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Read Middlemarch, by George Eliot.
George Eliot’s real name was Mary Ann Evans, 1819-1880
I read Middlemarch recently and posted on its wisdom about sex and relationships (links in bold italics are to other posts on this site).
Middlemarch is also full of splendid epigrams. Here are 25 beauties which caught my eye: (more…)
Which rooftop bar in Vienna has:
- outstanding cocktails
- the best view in Vienna
- total coolness?
Here’s a clue:
Here are some reasons I like the Aurora rooftop bar at Hyatt’s fancy new Andaz Vienna am Belvedere:
- I am picky about cocktails. The Aurora has a terrific Nordic-themed cocktail menu. My favourite is the “Berserker’s Punch” (white rum, overproof rum, orange, coconut, pineapple, lemon, milk, and a cola lolly). To be honest, I can’t see or taste any milk in it. I advise against drinking too many of these;
How a convicted murderer (“‘Killed a man with a pool cue. Judge said it wasn’t premeditated… Just kinda happened”) introduced me to his girlfriend – who despised him. What I thought about love and sex as a student. The lawyer who took me back to his office in Brooklyn. Running out of gas in a Ford Pinto on the New Jersey Turnpike. Soviet statues in Washington DC. Being charmed by Mexican con artists on the Redwood Highway in Northern California.
Welcome to “The Americans”. Who are they? What can they teach us in the 21st Century?
On this page, all five previously-published episodes of “The Americans” are brought together. This is a work in progress.
The first thing I saw were his big butcher’s arms: broad and sheened with sweat. Next, I saw tattoos and a square jaw, thick with stubble, set in a sullen half-smile. A broken six-pack of Schlitz was wedged between his thighs on the driver’s seat.
Schlitz – the beer that made Milwaukee famous. What made Milwaukee famous made a loser out of me.
Heading west on I-40, 1979
Was it dangerous to enter the cab of the old Ford pick-up? Standing by the roadside outside Durango in the cooling evening, I had the usual split second to decide. I weighed contradictory feelings: fear and an urge to keep moving.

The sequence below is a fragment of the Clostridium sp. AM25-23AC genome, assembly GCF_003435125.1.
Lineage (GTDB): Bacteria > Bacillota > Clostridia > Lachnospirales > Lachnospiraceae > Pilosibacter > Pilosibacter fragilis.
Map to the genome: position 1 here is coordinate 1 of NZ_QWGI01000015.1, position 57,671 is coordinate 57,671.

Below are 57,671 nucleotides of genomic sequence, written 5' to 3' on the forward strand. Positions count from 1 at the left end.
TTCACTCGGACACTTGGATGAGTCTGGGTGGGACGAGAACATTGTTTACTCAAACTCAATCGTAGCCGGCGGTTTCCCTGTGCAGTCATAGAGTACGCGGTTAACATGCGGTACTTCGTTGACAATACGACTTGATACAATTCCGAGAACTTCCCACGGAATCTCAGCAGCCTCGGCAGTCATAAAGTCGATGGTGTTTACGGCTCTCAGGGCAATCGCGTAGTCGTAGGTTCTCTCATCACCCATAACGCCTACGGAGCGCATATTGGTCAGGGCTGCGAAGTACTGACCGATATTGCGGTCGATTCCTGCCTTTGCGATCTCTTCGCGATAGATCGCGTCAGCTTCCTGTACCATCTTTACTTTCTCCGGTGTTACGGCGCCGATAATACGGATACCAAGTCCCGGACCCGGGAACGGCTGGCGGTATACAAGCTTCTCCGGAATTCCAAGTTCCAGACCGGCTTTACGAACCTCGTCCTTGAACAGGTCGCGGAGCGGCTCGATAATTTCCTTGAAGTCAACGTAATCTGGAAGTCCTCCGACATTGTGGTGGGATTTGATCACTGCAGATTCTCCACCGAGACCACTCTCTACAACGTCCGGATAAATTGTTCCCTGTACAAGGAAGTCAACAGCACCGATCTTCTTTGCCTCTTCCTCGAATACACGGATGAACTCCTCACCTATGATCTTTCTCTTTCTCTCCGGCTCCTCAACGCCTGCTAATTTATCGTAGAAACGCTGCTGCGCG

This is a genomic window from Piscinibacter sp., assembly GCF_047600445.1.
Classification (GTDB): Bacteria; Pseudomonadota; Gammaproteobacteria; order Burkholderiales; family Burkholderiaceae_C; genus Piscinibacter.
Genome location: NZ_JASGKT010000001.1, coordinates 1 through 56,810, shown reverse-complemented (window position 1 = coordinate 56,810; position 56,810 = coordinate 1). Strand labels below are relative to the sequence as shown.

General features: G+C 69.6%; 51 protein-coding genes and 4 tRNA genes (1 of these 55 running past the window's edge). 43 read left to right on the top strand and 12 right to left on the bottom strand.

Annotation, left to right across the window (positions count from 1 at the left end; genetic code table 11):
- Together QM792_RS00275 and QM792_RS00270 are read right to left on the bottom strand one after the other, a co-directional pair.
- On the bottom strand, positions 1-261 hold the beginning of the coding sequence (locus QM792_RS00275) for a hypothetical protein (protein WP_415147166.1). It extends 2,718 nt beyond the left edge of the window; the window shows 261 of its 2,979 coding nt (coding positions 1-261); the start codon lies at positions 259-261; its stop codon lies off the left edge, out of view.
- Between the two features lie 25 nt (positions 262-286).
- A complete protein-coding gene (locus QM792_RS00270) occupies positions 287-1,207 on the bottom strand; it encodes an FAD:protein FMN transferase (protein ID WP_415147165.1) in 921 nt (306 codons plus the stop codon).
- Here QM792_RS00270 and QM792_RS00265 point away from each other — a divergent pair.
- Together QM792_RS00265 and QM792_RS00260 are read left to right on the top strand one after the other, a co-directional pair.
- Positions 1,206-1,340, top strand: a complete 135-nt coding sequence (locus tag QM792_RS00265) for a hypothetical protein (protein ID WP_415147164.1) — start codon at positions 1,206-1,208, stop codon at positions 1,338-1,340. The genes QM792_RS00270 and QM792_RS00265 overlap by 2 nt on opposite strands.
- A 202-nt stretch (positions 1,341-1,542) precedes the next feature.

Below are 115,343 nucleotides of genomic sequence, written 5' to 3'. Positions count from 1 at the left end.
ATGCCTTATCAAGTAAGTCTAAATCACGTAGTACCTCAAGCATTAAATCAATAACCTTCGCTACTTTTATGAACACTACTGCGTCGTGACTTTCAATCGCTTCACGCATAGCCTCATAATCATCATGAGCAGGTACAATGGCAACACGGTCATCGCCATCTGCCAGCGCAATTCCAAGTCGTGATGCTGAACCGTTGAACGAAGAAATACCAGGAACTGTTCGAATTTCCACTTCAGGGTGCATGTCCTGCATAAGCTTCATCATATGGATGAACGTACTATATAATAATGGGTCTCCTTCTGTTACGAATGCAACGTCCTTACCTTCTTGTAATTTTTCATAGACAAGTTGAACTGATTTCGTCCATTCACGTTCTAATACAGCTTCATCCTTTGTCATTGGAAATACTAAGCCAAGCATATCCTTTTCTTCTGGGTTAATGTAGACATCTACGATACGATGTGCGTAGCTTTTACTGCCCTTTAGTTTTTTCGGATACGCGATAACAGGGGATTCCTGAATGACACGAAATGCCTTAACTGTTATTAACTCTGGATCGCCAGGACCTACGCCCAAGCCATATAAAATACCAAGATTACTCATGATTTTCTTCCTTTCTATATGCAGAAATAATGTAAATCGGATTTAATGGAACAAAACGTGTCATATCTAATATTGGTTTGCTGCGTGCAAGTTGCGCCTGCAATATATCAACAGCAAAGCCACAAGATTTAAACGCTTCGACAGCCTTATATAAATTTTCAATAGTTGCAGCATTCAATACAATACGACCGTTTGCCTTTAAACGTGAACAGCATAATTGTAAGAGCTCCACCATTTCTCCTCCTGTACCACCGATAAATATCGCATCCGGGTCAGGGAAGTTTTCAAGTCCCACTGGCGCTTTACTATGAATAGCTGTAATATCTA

‘Where are you heading?’ I asked. (more…)
I am listening to literary folk on the Queen Mary Literary Festival at Sea (links in bold italics are to other posts on this site). After a powerful Martini in the Commodore Club, a well-read literary editor admits he has never read George Eliot’s classic 1872 novel Middlemarch.
This depiction of Dorothea and Will Ladislaw does not make “Middlemarch” look a fun, contemporary read
Like some other 19thC fiction, Middlemarch has provoked negative responses or indifference over the years – yet critics now see it as one of the greatest novels in the English language.
I agree, and I don’t. Middlemarch is a daunting read – over 900 pages in most editions. Not much happens; there is an immense cast-list of characters; and some of the issues with which it deals, such as the 1832 Reform Act, have faded from memory.
Yet the wisdom (more…)
Vienna is full of cafes. But which are best?
The entrance to the Cafe Hawelka – photo Robert Pimm
Many Viennese cafes are rather good. I like the fact that most of them use old-fashioned Viennese coffee types (kleine Schwarzer, kleine Brauner, Verlängerter, Franziskaner) instead of, or sometimes in addition to, the world-conquering Italian descriptors (Cappuccino, Macchiato, Latte & Co).
Some Vienna cafes have a wonderful, unrenovated charm, often accompanied by service which varies from the friendly and efficient to the traditional clockwork stop-motion effect where waiters emphasise by their every action the fact that they will not deviate from their intended, inexorable plan of action under any circumstance.
But then, what do you want? Would you rather, in Vienna, have a traditional-looking Austrian waiter, who maybe doesn’t speak English and isn’t conspicuously polite, or a fast-moving identikit youth who could be in Seattle or Siena?
I even mention the service of Viennese waiters in my novel Biotime.
Viennese cafes also often serve terrific cakes; and other food and drink, from sausages to breakfast and beer. Check the menu; and choose your cakes at the counter if you’re not sure.
All of the cafes reviewed are ones I would to return to. If a cafe does not appear in the list, that means either that I haven’t tried it yet; or that I have tried it and am not desperate to return.
“They come now, the dark angels, the violent ones, their wings black against the sun, their swords unsheathed.”
Does evil exist independently? Or does it arise purely from human beings? To read this quotation from John Connolly’s third Charlie “Bird” Parker novel, The Killing Kind, one might think Connolly believed in a malice independent of man.
At the Erich Fried literary festival
I had the privilege of interviewing John Connolly at the Erich Fried literary festival in Vienna last month. A writer of prodigious output, his recent works include he, a literary imagining of the comedian Stan Laurel, and A Book of Bones, the 17th in the Charlie Parker series.
In preparation for interviewing John I read the first three of the series: Every Dead Thing, Dark Hollow and The Killing Kind. I found Charlie Parker a fine creation: disturbed, vengeful, tough, (more…)